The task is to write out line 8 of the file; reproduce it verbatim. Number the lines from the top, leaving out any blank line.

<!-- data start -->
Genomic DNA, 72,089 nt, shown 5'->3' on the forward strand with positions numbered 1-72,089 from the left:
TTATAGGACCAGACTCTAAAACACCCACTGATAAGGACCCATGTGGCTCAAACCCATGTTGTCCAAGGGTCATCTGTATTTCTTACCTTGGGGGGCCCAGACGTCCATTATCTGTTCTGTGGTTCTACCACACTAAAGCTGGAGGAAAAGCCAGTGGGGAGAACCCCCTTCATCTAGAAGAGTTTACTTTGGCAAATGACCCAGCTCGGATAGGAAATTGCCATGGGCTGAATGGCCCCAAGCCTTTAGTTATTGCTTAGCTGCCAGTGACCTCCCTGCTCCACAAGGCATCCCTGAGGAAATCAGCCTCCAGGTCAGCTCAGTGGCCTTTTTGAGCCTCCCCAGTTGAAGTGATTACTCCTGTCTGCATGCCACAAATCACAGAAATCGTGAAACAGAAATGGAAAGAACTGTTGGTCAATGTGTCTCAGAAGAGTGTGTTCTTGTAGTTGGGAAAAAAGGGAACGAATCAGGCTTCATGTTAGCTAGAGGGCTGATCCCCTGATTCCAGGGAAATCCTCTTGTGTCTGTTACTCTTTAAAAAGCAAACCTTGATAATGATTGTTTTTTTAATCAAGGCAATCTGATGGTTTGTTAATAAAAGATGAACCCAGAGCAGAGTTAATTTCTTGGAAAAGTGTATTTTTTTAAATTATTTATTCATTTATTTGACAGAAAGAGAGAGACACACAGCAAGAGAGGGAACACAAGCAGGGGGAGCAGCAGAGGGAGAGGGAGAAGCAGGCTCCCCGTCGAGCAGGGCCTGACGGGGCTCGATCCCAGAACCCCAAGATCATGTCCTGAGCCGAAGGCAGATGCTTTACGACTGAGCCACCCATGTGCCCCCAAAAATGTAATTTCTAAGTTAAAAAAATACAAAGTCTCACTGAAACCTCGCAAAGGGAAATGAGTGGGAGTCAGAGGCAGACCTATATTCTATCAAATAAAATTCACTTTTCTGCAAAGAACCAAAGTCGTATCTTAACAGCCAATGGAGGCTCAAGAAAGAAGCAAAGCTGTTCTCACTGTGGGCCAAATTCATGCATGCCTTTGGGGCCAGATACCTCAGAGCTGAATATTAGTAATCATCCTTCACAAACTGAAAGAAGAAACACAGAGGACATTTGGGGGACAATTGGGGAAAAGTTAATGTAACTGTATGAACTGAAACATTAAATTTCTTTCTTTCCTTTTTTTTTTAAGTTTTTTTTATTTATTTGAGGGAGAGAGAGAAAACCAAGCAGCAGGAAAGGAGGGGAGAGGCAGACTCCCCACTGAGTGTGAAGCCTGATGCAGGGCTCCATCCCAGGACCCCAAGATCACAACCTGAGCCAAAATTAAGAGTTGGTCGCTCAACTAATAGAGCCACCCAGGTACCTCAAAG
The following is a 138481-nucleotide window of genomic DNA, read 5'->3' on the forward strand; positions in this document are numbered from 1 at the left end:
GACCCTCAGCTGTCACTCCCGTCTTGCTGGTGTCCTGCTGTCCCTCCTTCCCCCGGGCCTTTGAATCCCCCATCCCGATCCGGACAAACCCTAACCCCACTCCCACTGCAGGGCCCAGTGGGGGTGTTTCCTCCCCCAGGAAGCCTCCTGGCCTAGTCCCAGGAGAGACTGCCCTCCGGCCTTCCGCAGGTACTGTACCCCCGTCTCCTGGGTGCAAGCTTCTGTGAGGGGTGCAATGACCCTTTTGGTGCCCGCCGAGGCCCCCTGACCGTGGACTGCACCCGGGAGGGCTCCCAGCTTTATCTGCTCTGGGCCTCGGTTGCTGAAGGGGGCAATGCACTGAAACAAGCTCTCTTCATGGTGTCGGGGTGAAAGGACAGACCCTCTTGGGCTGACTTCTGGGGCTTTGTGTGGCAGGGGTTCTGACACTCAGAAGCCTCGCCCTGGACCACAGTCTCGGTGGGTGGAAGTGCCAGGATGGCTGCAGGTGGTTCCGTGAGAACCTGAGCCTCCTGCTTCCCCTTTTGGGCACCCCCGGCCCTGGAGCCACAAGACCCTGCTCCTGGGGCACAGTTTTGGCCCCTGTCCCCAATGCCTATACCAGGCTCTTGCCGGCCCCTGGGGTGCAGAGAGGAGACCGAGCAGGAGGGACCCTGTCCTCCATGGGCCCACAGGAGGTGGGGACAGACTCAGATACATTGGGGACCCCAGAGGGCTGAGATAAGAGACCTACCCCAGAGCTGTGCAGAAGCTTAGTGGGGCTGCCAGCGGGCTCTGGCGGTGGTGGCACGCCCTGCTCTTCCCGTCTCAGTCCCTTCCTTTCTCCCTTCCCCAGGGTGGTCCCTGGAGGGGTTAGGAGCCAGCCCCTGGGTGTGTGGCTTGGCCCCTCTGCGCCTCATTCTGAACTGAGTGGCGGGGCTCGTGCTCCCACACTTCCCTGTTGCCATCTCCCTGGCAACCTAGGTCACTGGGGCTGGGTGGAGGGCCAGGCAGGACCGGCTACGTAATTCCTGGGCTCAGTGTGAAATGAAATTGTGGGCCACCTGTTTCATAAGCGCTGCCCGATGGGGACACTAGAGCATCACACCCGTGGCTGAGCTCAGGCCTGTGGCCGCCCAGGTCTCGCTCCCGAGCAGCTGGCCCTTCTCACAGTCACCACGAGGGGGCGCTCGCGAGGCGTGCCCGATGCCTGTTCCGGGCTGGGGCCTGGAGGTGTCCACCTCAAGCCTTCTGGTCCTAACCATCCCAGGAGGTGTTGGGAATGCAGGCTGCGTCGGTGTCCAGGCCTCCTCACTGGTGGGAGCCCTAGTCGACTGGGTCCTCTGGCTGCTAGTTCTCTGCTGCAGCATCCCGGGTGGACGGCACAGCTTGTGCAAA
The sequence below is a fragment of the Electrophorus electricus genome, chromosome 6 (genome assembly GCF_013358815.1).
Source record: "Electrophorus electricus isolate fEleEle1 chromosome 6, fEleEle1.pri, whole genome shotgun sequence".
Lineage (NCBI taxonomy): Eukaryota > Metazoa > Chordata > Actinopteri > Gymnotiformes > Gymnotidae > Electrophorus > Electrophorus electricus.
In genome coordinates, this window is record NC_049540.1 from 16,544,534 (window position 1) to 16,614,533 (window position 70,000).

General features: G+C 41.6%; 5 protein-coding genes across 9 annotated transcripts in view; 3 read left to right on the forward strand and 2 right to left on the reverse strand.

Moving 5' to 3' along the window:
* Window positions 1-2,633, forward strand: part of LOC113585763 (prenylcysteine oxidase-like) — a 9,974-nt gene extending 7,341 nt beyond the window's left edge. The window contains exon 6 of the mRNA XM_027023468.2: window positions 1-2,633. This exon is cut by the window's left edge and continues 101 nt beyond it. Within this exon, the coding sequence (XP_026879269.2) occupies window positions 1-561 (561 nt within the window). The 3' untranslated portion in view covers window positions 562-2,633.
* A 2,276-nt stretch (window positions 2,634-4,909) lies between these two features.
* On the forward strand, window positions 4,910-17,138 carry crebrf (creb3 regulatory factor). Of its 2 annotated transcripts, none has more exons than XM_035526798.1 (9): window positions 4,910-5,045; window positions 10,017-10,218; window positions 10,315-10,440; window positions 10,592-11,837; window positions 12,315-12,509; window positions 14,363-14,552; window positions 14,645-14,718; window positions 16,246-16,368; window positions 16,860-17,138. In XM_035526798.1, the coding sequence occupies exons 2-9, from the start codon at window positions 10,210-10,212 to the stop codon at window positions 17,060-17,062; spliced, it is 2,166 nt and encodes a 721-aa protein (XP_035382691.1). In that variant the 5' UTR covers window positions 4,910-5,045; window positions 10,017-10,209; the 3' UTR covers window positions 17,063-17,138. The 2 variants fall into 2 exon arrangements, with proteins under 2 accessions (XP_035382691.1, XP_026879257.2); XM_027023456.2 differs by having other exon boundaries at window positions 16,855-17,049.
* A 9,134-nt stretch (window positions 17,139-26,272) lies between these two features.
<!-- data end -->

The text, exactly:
In genome coordinates, this window is record NC_049540.1 from 16,544,534 (window position 1) to 16,614,533 (window position 70,000).